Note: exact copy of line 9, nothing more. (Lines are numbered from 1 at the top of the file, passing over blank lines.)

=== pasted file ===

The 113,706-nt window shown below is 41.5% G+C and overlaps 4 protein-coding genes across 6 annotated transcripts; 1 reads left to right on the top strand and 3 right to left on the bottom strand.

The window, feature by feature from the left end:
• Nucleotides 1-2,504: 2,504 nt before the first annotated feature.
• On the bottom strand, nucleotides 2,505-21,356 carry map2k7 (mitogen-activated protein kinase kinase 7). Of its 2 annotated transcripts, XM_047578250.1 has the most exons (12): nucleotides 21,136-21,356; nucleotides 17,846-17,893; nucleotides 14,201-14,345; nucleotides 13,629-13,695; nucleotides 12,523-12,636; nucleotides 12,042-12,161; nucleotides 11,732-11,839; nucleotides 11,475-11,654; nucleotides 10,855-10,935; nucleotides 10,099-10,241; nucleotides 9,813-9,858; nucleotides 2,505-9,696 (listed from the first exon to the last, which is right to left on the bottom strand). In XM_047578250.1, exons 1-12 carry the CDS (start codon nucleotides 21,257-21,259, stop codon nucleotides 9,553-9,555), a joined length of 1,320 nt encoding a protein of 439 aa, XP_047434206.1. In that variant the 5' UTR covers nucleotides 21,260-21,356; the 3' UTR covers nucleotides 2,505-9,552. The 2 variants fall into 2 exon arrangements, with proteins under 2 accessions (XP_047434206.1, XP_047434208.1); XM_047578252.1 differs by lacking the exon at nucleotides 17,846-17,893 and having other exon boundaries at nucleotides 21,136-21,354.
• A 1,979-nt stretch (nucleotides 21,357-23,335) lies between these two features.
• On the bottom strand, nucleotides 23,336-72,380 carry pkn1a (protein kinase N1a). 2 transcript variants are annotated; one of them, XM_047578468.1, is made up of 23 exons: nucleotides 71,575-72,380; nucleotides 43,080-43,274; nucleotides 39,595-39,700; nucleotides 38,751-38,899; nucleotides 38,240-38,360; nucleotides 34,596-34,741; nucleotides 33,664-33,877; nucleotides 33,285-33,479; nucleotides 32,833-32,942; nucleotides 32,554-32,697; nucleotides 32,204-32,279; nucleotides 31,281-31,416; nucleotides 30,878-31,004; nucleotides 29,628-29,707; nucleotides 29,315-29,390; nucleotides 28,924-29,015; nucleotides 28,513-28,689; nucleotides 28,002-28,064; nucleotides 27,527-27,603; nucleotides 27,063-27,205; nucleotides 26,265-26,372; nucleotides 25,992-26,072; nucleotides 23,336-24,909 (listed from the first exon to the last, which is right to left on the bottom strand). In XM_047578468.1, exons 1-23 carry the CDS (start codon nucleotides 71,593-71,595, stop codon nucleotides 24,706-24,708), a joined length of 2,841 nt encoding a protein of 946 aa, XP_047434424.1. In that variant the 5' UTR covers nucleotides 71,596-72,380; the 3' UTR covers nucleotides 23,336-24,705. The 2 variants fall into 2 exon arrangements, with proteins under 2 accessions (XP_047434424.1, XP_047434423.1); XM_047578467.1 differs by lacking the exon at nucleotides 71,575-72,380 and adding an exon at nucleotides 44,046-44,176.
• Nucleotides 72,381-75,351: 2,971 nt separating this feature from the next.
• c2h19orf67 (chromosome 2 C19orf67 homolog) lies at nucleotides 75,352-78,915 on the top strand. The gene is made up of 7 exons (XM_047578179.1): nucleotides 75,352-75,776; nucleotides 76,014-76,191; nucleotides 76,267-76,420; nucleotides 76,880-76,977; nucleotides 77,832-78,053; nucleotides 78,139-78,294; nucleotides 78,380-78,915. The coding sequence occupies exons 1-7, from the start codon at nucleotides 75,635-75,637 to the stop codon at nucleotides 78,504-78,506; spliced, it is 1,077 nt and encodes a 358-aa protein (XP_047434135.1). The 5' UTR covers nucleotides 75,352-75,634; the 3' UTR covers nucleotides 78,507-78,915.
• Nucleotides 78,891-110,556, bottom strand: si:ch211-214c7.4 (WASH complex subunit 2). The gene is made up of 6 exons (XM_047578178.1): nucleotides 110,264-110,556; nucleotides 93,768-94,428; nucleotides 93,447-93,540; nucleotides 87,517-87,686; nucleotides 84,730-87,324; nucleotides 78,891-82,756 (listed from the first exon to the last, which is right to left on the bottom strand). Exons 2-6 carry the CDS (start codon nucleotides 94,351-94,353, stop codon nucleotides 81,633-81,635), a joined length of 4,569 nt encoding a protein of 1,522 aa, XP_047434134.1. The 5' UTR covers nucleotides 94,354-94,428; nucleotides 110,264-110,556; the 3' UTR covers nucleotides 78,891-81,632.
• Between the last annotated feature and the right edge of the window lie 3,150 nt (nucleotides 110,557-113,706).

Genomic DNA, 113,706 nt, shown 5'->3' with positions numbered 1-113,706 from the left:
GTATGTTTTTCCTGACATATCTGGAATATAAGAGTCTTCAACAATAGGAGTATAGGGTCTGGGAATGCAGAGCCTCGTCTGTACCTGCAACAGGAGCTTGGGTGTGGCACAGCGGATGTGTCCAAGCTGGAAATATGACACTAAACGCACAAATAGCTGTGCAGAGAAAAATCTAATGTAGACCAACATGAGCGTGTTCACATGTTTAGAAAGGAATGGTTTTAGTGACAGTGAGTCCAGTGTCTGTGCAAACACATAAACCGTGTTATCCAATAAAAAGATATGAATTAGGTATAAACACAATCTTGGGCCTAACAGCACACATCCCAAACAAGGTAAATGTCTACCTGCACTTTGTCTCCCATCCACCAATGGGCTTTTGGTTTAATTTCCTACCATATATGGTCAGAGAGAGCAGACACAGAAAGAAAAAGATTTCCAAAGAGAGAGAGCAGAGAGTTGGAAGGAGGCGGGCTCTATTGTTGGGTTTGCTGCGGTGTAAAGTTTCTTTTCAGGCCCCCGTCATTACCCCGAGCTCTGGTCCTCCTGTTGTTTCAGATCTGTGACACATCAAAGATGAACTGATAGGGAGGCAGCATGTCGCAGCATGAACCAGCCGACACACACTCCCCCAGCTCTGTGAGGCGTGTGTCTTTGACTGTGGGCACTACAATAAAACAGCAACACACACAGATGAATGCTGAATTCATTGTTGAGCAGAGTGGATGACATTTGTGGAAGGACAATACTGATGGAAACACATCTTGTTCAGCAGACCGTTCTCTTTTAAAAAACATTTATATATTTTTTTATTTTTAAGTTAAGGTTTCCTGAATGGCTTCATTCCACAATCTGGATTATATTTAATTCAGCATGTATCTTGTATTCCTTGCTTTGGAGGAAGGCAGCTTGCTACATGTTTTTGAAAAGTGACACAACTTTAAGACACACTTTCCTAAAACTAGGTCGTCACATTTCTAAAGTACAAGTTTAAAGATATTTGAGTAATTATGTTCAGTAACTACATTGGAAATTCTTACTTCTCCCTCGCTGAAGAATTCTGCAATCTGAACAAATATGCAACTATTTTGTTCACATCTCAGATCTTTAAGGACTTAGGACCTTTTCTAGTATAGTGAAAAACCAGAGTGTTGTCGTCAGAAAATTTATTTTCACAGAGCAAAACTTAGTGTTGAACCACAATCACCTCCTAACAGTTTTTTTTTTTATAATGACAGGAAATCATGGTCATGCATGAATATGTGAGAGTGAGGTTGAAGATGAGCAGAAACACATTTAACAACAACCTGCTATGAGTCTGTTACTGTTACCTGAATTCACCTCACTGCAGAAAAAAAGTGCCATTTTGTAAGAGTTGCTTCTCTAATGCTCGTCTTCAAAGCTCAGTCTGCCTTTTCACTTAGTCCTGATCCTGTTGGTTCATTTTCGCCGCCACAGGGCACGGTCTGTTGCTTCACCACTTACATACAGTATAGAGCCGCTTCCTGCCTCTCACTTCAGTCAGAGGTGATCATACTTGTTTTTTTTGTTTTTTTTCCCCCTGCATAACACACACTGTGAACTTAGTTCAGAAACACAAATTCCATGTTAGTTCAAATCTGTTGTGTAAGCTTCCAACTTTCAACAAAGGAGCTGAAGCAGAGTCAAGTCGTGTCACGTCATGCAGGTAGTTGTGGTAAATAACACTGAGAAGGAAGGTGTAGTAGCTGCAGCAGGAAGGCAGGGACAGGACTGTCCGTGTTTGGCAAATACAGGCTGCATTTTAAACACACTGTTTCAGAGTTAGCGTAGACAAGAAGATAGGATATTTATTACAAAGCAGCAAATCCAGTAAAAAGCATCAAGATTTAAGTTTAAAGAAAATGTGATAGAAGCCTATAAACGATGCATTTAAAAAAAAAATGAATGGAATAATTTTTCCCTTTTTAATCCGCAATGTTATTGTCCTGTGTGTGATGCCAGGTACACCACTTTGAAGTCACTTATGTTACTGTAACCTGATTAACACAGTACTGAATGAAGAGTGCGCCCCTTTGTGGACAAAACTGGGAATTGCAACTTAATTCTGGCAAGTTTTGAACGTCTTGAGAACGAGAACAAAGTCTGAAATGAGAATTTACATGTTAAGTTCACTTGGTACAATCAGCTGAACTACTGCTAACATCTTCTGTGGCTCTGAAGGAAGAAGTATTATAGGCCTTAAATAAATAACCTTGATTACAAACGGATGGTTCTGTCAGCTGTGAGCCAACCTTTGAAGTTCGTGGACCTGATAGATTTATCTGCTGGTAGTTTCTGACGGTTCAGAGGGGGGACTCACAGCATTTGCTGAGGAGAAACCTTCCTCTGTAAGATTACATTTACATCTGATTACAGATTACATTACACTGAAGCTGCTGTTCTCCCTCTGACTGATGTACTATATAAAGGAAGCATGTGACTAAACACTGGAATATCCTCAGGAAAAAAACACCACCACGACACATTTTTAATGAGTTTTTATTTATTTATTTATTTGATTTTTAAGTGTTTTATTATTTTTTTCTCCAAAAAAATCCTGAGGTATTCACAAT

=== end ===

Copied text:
• Nucleotides 78,891-110,556, bottom strand: si:ch211-214c7.4 (WASH complex subunit 2). The gene is made up of 6 exons (XM_047578178.1): nucleotides 110,264-110,556; nucleotides 93,768-94,428; nucleotides 93,447-93,540; nucleotides 87,517-87,686; nucleotides 84,730-87,324; nucleotides 78,891-82,756 (listed from the first exon to the last, which is right to left on the bottom strand). Exons 2-6 carry the CDS (start codon nucleotides 94,351-94,353, stop codon nucleotides 81,633-81,635), a joined length of 4,569 nt encoding a protein of 1,522 aa, XP_047434134.1. The 5' UTR covers nucleotides 94,354-94,428; nucleotides 110,264-110,556; the 3' UTR covers nucleotides 78,891-81,632.